In March 2015, a California appeals court said “Enough!” to a homeowner’s ongoing wrongful foreclosure suits, dismissing all claims as barred by res judicata and collateral estoppel. However, the California Supreme Court apparently believes “not enough,” and has granted review of Boyce v. T.D. Service Company.
In Boyce, plaintiff defaulted on his mortgage loan and the lender sought to foreclose. Plaintiff then filed an emergency bankruptcy petition to forestall the foreclosure. The bankruptcy court granted the trustee relief of stay. Additional litigation continued on an unlawful detainer action after plaintiff refused to leave the home following the trustee’s sale and appealed a finding of summary judgment in the defendant’s favor in the unlawful detainer action.
After the home was sold and the plaintiff was evicted, he then filed additional suits for wrongful foreclosure, declaratory relief, quiet title and violations of the Unfair Practices Act. A trial court sustained defendants’ demurrers on the grounds of res judicata and collateral estoppel, which the plaintiff then appealed.
The Second Appellate District affirmed the trial court’s decision, finding that the prior bankruptcy court’s orders barred the wrongful foreclosure claims by res judicata. The court also found that a res judicata bar was created by the unlawful detainer judgment.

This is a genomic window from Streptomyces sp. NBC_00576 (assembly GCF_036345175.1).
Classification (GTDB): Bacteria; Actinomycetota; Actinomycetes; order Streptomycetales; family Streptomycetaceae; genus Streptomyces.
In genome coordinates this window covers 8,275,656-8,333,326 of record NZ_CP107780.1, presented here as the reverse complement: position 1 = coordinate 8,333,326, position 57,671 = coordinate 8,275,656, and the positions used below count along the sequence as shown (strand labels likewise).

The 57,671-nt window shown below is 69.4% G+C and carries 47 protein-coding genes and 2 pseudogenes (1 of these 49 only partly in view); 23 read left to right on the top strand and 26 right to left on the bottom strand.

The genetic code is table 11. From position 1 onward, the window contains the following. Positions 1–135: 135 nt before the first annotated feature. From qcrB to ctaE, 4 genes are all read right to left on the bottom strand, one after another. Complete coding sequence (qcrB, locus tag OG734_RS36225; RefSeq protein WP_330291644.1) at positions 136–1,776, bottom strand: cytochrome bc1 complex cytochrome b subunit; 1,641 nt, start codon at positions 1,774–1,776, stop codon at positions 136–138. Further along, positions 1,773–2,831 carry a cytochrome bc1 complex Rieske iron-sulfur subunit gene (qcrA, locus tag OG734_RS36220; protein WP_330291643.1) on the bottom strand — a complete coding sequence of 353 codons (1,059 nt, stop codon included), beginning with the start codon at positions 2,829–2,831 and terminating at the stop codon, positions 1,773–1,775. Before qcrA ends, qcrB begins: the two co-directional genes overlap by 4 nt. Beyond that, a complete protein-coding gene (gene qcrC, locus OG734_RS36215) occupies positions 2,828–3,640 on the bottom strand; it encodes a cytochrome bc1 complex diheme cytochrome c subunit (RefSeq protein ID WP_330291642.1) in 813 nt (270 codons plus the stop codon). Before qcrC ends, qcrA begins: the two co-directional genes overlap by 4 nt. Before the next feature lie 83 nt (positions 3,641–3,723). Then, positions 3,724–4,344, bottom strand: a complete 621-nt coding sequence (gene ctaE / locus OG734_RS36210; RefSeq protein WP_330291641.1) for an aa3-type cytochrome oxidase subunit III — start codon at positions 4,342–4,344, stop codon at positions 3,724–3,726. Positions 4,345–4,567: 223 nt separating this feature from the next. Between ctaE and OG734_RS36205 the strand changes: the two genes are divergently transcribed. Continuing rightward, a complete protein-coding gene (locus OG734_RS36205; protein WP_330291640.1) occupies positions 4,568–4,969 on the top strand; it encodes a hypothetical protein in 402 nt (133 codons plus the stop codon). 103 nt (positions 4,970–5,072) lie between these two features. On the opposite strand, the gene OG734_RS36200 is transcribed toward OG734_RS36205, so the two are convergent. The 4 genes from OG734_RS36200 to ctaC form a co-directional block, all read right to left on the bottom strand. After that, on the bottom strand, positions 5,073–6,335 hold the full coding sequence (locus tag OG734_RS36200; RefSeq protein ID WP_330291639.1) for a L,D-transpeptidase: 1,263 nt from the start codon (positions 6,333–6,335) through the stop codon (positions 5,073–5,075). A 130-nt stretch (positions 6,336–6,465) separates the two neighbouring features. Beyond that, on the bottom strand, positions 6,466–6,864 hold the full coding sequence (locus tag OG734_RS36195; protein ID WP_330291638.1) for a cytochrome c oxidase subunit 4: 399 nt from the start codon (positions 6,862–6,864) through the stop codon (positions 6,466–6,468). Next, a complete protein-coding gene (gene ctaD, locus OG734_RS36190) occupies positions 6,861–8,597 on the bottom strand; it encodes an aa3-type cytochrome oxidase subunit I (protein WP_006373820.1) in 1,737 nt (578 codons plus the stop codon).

In his opinion for the appeals court, Associate Justice Kenneth R. Yegan wrote, “Appellant lost in the bankruptcy court. He lost in United States District Court. He lost in the unlawful detainer court. He lost in the Appellate Department of the Superior Court. He lost in Superior Court. He now loses here. As the late eminent federal appellate jurist Rugierro Aldisert would say, “Basta,” which translates from Italian to English as, Enough!”
The California Supreme Court said that it would hear Boyce following its disposition of another wrongful foreclosure suit — Yvanova v. New Century Mortgage Corp. — where it is reviewing the issue of whether or not a borrower may challenge an assignment of a note and deed of trust when defects allegedly render that assignment void.
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